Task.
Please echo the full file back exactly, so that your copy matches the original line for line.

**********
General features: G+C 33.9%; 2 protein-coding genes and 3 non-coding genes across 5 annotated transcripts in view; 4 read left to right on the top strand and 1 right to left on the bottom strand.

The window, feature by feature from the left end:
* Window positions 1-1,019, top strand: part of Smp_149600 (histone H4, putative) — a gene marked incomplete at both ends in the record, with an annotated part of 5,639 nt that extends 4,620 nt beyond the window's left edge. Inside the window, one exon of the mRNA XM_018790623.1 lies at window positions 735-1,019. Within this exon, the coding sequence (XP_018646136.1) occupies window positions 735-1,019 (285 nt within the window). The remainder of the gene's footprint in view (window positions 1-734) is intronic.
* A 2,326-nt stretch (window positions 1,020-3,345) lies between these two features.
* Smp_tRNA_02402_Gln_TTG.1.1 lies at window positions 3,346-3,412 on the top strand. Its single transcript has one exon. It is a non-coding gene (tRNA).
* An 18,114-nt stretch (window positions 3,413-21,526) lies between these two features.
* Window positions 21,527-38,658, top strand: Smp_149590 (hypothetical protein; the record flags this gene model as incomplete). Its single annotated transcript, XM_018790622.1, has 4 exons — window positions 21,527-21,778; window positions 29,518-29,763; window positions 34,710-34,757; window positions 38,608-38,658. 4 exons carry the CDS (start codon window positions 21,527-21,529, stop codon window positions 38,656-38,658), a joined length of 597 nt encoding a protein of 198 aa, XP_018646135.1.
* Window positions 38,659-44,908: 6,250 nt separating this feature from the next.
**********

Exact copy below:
General features: G+C 33.9%; 2 protein-coding genes and 3 non-coding genes across 5 annotated transcripts in view; 4 read left to right on the top strand and 1 right to left on the bottom strand.

The window, feature by feature from the left end:
* Window positions 1-1,019, top strand: part of Smp_149600 (histone H4, putative) — a gene marked incomplete at both ends in the record, with an annotated part of 5,639 nt that extends 4,620 nt beyond the window's left edge. Inside the window, one exon of the mRNA XM_018790623.1 lies at window positions 735-1,019. Within this exon, the coding sequence (XP_018646136.1) occupies window positions 735-1,019 (285 nt within the window). The remainder of the gene's footprint in view (window positions 1-734) is intronic.
* A 2,326-nt stretch (window positions 1,020-3,345) lies between these two features.
* Smp_tRNA_02402_Gln_TTG.1.1 lies at window positions 3,346-3,412 on the top strand. Its single transcript has one exon. It is a non-coding gene (tRNA).
* An 18,114-nt stretch (window positions 3,413-21,526) lies between these two features.
* Window positions 21,527-38,658, top strand: Smp_149590 (hypothetical protein; the record flags this gene model as incomplete). Its single annotated transcript, XM_018790622.1, has 4 exons — window positions 21,527-21,778; window positions 29,518-29,763; window positions 34,710-34,757; window positions 38,608-38,658. 4 exons carry the CDS (start codon window positions 21,527-21,529, stop codon window positions 38,656-38,658), a joined length of 597 nt encoding a protein of 198 aa, XP_018646135.1.
* Window positions 38,659-44,908: 6,250 nt separating this feature from the next.